Car companies closed a lot of North American factories in the past ten years as the auto industry restructured.
That has made Jim Tetreault's job even more of an art and a science.
Tetreault is Ford's head of North American manufacturing. He's responsible for maximizing the number of vehicles that any of the Detroit automaker's remaining plants can produce, while minimizing the downtime at each facility.
"Ten years ago, production plants ran two eight-hour shifts, five days a week," says Tetreault. "That has shifted dramatically, not just at Ford but throughout the industry."
Tetrault says some Ford facilities are running on four shifts, producing vehicles 140 hours a week.
This summer, Ford plans to shut down 20 of its facilities for only one week. The traditional shutdown period is two weeks.
But he says some facilities will have to shut down no matter what the demand situation is - for required maintenance of paint shops, for example.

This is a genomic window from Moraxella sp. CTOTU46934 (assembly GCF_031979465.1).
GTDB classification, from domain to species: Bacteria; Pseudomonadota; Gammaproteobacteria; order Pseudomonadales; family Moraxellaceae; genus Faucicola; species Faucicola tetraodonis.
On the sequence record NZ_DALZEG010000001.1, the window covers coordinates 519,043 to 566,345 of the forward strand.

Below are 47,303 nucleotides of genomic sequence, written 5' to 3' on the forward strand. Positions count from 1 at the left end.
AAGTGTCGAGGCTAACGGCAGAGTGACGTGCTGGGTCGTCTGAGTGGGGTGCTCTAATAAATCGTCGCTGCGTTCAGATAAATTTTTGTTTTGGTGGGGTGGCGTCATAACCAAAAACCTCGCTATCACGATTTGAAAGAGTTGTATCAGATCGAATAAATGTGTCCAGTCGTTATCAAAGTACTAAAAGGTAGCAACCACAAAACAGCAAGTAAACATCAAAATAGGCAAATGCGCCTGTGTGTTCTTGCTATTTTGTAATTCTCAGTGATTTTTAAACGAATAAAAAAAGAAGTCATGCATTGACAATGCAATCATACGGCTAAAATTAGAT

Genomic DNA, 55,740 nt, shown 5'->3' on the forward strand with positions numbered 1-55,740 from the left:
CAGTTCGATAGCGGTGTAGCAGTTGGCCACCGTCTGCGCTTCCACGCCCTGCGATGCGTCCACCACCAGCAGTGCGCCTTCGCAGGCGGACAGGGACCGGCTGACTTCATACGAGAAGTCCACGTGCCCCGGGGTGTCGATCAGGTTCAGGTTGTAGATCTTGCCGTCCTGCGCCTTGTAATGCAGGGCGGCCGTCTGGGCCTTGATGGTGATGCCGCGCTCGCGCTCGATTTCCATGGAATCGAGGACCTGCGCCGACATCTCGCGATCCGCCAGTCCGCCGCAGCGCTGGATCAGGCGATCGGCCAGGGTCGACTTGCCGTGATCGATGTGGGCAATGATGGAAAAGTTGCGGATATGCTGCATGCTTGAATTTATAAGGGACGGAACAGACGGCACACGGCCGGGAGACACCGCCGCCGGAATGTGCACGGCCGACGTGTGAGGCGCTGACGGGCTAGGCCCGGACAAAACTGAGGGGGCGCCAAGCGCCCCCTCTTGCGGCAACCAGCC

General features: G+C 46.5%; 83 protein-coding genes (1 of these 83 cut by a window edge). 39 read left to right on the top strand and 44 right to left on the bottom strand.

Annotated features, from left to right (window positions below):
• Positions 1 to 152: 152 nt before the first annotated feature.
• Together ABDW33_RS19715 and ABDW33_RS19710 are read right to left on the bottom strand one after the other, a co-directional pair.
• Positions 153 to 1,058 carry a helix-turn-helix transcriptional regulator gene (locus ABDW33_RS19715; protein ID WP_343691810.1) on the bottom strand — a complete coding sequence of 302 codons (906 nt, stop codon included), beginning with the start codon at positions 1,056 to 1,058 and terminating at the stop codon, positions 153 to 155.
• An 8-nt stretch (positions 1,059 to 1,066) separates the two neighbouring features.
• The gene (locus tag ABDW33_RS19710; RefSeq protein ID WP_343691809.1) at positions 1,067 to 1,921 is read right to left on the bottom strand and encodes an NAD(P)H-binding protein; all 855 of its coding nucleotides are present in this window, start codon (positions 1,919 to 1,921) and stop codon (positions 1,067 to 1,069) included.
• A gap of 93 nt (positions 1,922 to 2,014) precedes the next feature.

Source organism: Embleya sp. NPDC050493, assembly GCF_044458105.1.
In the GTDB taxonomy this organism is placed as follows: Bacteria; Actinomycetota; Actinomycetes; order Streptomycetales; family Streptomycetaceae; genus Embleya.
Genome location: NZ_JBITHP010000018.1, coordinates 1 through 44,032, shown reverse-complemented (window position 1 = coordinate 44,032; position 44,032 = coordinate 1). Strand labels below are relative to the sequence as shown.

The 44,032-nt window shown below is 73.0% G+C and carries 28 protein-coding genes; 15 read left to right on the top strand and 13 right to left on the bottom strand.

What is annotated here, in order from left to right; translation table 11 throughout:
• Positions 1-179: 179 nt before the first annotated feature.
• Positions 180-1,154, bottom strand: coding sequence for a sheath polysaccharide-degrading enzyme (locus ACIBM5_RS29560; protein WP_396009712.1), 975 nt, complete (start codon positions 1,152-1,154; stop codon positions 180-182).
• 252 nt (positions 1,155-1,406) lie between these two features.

Chrysler is eliminating the summer shutdown altogether at three factories, and four others will be shut down for only a week.
General Motors hasn't made public its plans. But an erroneous AP broadcast report saying GM was canceling all its summer shutdowns caused widespread consternation at the Grand River Assembly plant in Lansing, according to Krystal Hoag, who works the second shift there.
She says as far as she knows, "we're still scheduled for a two-week shutdown - but in August instead of (the usual) July."